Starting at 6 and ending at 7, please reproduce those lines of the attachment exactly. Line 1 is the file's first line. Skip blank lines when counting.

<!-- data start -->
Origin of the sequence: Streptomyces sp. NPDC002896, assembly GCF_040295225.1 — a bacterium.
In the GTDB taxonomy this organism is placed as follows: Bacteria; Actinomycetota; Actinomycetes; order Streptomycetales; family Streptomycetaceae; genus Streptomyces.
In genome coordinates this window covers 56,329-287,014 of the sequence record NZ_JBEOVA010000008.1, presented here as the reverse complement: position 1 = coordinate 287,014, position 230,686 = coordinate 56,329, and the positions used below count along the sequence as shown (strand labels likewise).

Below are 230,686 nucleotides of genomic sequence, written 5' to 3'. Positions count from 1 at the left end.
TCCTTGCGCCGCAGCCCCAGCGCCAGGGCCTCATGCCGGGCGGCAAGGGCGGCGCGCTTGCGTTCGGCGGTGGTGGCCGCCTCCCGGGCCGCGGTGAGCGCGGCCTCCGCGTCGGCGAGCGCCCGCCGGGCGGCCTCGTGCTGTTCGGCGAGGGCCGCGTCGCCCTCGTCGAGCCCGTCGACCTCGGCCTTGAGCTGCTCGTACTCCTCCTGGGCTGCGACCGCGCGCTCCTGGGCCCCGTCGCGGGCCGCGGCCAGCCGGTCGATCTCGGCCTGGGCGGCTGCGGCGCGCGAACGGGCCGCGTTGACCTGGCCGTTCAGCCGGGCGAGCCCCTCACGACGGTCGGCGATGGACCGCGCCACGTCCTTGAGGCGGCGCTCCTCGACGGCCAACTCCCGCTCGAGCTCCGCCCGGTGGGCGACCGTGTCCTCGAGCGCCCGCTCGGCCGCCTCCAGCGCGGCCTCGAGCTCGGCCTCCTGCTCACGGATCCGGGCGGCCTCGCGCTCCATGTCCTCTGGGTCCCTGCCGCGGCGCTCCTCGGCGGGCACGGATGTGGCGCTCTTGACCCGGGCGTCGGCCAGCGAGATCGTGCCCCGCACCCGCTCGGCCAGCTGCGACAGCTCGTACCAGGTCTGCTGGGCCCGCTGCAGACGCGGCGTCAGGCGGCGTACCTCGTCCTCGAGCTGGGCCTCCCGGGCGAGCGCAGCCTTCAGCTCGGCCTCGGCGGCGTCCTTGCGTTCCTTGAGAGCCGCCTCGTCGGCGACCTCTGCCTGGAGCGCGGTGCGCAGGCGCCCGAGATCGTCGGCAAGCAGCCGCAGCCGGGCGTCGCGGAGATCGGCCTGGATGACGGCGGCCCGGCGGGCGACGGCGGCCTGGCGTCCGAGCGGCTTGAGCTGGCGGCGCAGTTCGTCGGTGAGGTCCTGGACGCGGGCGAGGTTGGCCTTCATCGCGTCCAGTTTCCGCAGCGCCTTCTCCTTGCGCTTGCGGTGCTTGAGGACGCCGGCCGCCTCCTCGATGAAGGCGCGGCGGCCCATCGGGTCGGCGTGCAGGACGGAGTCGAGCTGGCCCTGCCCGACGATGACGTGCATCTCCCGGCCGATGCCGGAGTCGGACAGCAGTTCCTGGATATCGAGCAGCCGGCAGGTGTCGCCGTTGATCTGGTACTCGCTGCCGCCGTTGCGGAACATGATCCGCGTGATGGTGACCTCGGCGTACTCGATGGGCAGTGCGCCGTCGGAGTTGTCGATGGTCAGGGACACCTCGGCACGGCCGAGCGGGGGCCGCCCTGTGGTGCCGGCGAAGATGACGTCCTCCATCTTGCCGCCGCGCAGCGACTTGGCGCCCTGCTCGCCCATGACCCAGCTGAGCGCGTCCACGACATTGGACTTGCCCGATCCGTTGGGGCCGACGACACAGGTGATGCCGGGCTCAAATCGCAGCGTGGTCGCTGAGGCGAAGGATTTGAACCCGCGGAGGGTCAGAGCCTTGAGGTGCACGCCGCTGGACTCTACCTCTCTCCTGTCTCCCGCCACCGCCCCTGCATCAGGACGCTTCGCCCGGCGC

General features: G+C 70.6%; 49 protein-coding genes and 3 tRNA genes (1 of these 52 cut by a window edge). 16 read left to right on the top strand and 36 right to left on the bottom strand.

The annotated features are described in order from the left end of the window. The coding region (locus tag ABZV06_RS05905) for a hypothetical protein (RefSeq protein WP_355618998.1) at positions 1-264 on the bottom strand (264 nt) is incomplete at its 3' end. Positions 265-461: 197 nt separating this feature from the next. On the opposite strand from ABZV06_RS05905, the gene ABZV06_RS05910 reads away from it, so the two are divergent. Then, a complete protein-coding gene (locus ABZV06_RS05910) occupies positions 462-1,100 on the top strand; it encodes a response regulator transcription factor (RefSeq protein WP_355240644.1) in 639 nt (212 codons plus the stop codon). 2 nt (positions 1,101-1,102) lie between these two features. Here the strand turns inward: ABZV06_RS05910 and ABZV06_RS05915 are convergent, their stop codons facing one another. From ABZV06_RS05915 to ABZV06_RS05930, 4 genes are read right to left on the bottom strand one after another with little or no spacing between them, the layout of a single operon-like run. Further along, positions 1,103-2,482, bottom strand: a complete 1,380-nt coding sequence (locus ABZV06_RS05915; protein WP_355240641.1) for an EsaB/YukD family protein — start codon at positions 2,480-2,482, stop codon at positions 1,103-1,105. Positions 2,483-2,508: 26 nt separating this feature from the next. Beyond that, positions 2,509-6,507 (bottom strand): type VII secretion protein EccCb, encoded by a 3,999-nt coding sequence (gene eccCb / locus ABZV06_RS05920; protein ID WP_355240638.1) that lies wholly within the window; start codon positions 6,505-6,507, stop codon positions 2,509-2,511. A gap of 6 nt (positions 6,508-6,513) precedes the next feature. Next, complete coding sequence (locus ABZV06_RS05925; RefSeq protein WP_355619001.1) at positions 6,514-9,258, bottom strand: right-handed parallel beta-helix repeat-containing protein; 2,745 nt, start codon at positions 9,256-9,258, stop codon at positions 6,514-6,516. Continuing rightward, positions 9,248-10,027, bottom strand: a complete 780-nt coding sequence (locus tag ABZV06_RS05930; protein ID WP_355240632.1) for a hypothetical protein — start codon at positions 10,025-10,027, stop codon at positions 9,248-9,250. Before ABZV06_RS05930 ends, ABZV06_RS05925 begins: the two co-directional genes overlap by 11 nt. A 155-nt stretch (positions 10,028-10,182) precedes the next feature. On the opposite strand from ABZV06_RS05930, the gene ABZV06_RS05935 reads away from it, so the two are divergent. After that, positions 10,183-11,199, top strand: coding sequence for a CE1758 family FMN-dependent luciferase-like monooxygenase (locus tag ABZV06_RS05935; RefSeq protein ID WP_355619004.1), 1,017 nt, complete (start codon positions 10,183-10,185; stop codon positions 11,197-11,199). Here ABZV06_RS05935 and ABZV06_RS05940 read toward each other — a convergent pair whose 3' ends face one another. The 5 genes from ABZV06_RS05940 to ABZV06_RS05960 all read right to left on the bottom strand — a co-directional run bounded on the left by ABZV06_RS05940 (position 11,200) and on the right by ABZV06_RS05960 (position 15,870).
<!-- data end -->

General features: G+C 70.6%; 49 protein-coding genes and 3 tRNA genes (1 of these 52 cut by a window edge). 16 read left to right on the top strand and 36 right to left on the bottom strand.

The annotated features are described in order from the left end of the window. The coding region (locus tag ABZV06_RS05905) for a hypothetical protein (RefSeq protein WP_355618998.1) at positions 1-264 on the bottom strand (264 nt) is incomplete at its 3' end. Positions 265-461: 197 nt separating this feature from the next. On the opposite strand from ABZV06_RS05905, the gene ABZV06_RS05910 reads away from it, so the two are divergent. Then, a complete protein-coding gene (locus ABZV06_RS05910) occupies positions 462-1,100 on the top strand; it encodes a response regulator transcription factor (RefSeq protein WP_355240644.1) in 639 nt (212 codons plus the stop codon). 2 nt (positions 1,101-1,102) lie between these two features. Here the strand turns inward: ABZV06_RS05910 and ABZV06_RS05915 are convergent, their stop codons facing one another. From ABZV06_RS05915 to ABZV06_RS05930, 4 genes are read right to left on the bottom strand one after another with little or no spacing between them, the layout of a single operon-like run. Further along, positions 1,103-2,482, bottom strand: a complete 1,380-nt coding sequence (locus ABZV06_RS05915; protein WP_355240641.1) for an EsaB/YukD family protein — start codon at positions 2,480-2,482, stop codon at positions 1,103-1,105. Positions 2,483-2,508: 26 nt separating this feature from the next. Beyond that, positions 2,509-6,507 (bottom strand): type VII secretion protein EccCb, encoded by a 3,999-nt coding sequence (gene eccCb / locus ABZV06_RS05920; protein ID WP_355240638.1) that lies wholly within the window; start codon positions 6,505-6,507, stop codon positions 2,509-2,511. A gap of 6 nt (positions 6,508-6,513) precedes the next feature. Next, complete coding sequence (locus ABZV06_RS05925; RefSeq protein WP_355619001.1) at positions 6,514-9,258, bottom strand: right-handed parallel beta-helix repeat-containing protein; 2,745 nt, start codon at positions 9,256-9,258, stop codon at positions 6,514-6,516. Continuing rightward, positions 9,248-10,027, bottom strand: a complete 780-nt coding sequence (locus tag ABZV06_RS05930; protein ID WP_355240632.1) for a hypothetical protein — start codon at positions 10,025-10,027, stop codon at positions 9,248-9,250. Before ABZV06_RS05930 ends, ABZV06_RS05925 begins: the two co-directional genes overlap by 11 nt. A 155-nt stretch (positions 10,028-10,182) precedes the next feature. On the opposite strand from ABZV06_RS05930, the gene ABZV06_RS05935 reads away from it, so the two are divergent. After that, positions 10,183-11,199, top strand: coding sequence for a CE1758 family FMN-dependent luciferase-like monooxygenase (locus tag ABZV06_RS05935; RefSeq protein ID WP_355619004.1), 1,017 nt, complete (start codon positions 10,183-10,185; stop codon positions 11,197-11,199). Here ABZV06_RS05935 and ABZV06_RS05940 read toward each other — a convergent pair whose 3' ends face one another. The 5 genes from ABZV06_RS05940 to ABZV06_RS05960 all read right to left on the bottom strand — a co-directional run bounded on the left by ABZV06_RS05940 (position 11,200) and on the right by ABZV06_RS05960 (position 15,870).